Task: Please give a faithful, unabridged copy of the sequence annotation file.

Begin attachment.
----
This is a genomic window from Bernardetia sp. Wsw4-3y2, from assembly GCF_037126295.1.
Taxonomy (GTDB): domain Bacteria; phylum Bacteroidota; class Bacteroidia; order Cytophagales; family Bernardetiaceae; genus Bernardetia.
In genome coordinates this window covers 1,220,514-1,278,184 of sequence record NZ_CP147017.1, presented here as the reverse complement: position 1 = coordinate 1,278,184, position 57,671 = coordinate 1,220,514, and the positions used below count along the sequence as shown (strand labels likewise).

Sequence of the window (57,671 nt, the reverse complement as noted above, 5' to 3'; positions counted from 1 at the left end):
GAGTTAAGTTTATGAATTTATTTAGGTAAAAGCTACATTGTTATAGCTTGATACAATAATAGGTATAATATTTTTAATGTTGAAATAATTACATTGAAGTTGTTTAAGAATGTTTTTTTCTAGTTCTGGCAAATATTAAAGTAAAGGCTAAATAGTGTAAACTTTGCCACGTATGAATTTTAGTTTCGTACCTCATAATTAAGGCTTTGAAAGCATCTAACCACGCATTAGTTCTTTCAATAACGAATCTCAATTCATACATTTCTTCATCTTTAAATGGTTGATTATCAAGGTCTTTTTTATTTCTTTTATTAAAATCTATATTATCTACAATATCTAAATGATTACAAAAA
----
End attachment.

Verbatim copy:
This is a genomic window from Bernardetia sp. Wsw4-3y2, from assembly GCF_037126295.1.
Taxonomy (GTDB): domain Bacteria; phylum Bacteroidota; class Bacteroidia; order Cytophagales; family Bernardetiaceae; genus Bernardetia.
In genome coordinates this window covers 1,220,514-1,278,184 of sequence record NZ_CP147017.1, presented here as the reverse complement: position 1 = coordinate 1,278,184, position 57,671 = coordinate 1,220,514, and the positions used below count along the sequence as shown (strand labels likewise).

Sequence of the window (57,671 nt, the reverse complement as noted above, 5' to 3'; positions counted from 1 at the left end):
GAGTTAAGTTTATGAATTTATTTAGGTAAAAGCTACATTGTTATAGCTTGATACAATAATAGGTATAATATTTTTAATGTTGAAATAATTACATTGAAGTTGTTTAAGAATGTTTTTTTCTAGTTCTGGCAAATATTAAAGTAAAGGCTAAATAGTGTAAACTTTGCCACGTATGAATTTTAGTTTCGTACCTCATAATTAAGGCTTTGAAAGCATCTAACCACGCATTAGTTCTTTCAATAACGAATCTCAATTCATACATTTCTTCATCTTTAAATGGTTGATTATCAAGGTCTTTTTTATTTCTTTTATTAAAATCTATATTATCTACAATATCTAAATGATTACAAAAA